Hyundai i30 SR Pre­mium

Top-spec SR adds lots of kit and a DCT

Motor (Australia) - - FIRST FANG -

HYUNDAI is about to set upon us its first proper hot hatch, the i30 N. The thing is, had Hyundai re­leased its calmer SR brother a few years ago, they’d al­ready have had a hot hatch. With 150kW/265Nm, this sur­pris­ingly ca­pa­ble ‘warm hatch’ ri­vals the spicier five-doors of yes­ter­year. In the mid2000s, a Mk V Golf GTI was putting out 147kW/280Nm from a 2.0-litre turbo four. The new i30 SR al­most matches this while rock­ing just a boosted 1.6.

Once you’ve planted your­self be­hind the wheel of the SR, you’ll find lit­tle to com­plain about with the driv­ing en­vi­ron­ment. Well laid-out con­trols and in­tu­itive er­gonomics make the car easy to get to know, while well-bol­stered leather seats make for a comfy and vis­ually pleas­ant space to steer from. Pleas­ant, but not par­tic­u­larly ex­cit­ing for en­thu­si­asts, un­less red stitch­ing and trim high­lights get your pulse rac­ing.

Start­ing the en­gine isn’t likely to raise the heart rate, ei­ther. The turbo four-pot doesn’t give off a par­tic­u­larly rous­ing note, nor does it ini­tially feel like it’s got much grunt, de­spite de­vel­op­ing full torque from just 1500rpm. Switch­ing to Sport and bring­ing the pad­dles into play helps matters, and there’s enough urge that a firm ap­pli­ca­tion of boot to pedal will re­sult in a smooth, lin­ear surge of turbo-as­sisted ac­cel­er­a­tion.

There are no prizes for guess­ing it’s not mind-blow­ingly quick, but that’s not the point of the SR. A windy road is its more nat­u­ral habi­tat, with mul­ti­link rear sus­pen­sion of­fer­ing a greater level of han­dling so­phis­ti­ca­tion than its tor­sion-beamed pre­de­ces­sor.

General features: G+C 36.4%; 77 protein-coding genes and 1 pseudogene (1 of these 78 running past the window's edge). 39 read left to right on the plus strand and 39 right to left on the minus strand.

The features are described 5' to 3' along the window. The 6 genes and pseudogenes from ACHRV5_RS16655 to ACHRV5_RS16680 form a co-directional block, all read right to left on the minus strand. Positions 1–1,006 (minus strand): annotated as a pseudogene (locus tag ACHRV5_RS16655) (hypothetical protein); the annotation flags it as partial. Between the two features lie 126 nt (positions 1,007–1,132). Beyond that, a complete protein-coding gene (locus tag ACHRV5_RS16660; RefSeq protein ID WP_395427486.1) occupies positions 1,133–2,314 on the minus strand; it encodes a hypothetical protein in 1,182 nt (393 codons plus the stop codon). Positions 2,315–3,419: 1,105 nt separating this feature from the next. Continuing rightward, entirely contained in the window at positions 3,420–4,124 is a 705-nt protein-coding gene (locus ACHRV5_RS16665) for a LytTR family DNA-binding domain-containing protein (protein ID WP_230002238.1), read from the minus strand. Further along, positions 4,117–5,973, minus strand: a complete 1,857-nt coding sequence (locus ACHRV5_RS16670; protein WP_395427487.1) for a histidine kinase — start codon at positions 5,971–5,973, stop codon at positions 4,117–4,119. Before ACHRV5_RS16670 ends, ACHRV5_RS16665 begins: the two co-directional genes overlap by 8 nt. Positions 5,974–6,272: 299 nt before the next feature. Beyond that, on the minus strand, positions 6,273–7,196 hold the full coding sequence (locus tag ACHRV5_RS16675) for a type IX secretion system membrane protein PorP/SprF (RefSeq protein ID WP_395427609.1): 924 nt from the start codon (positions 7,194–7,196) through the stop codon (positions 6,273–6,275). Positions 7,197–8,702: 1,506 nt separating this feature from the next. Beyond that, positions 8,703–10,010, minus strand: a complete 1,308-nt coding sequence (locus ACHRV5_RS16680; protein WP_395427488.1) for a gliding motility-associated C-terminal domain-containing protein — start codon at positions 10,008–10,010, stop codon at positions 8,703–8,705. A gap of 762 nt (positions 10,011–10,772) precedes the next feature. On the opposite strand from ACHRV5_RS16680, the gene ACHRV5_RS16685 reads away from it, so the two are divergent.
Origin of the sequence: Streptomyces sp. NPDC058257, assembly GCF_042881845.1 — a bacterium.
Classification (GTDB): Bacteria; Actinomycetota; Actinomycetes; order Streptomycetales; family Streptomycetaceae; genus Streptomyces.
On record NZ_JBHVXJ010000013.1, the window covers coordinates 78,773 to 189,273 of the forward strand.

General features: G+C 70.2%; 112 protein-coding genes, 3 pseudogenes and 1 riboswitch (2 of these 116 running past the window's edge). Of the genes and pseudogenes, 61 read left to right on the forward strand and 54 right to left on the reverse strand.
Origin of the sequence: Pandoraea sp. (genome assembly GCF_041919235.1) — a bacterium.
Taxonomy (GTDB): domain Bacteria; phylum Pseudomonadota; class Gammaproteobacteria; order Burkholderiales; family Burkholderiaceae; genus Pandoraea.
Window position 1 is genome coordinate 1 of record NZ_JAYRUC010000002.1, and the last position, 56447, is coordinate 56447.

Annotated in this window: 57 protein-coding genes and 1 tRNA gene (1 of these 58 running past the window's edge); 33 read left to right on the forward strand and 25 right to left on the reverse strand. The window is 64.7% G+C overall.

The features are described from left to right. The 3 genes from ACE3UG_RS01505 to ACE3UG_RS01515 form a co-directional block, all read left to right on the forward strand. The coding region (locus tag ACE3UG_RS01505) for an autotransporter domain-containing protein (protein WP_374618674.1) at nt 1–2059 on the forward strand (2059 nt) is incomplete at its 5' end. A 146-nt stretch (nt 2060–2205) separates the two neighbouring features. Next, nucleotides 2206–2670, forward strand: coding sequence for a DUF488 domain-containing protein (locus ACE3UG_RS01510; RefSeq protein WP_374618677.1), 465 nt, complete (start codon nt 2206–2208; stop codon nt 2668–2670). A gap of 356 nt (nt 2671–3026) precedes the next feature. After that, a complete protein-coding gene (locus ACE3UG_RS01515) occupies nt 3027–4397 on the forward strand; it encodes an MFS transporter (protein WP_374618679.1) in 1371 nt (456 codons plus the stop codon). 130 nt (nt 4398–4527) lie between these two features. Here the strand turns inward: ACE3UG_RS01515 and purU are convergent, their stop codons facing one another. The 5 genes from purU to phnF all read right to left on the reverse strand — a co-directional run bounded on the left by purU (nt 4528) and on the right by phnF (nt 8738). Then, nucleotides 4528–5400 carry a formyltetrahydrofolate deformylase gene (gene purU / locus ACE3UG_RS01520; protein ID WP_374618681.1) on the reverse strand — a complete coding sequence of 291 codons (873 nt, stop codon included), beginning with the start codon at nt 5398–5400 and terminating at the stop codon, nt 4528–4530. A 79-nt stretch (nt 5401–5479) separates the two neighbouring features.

The base i30 SR im­pressed on track at BFYB and its top-spec sib­ling proves this tal­ent ap­plies to the road as well. At­tack a tight cor­ner and even if you slightly overdo it the car will ac­cept more steer­ing lock with few complaints from chas­sis, tyres or ESP.

The brakes are pro­gres­sive and re­main rel­a­tively un­fazed at a brisk road pace, with even a proper mid­corner stomp fail­ing to dis­turb its com­po­sure beyond the chirp­ing of

ABS and the haz­ard lights tsk-tsk­ing their dis­ap­proval. The only real dy­namic short­fall are the Hankook tyres, which gen­er­ated too much noise on coarse-chip sur­faces and not enough grip in the wet.

Un­for­tu­nately, the seven-speed dual-clutch gear­box fit­ted to our Pre­mium-spec test car let the side down some­what with slow shifts and a re­fusal to al­low full man­ual con­trol. It’s one good rea­son to opt for the base SR, which al­lows the choice of man­ual or DCT ’box, while the Pre­mium’s price tag of $33,950 is an­other.

It’s loaded with ex­tra kit, in­clud­ing heated and ven­ti­lated elec­tri­cally ad­justable front seats, LED head­lights and a panoramic sun­roof, but most of the ba­sics are present in the $25,950 base SR which of­fers a stronger value propo­si­tion. For keen drivers spend­ing a lit­tle more, we’d be rec­om­mend­ing the likes of the Re­nault Sport Clio or Peu­geot 208 GTi.

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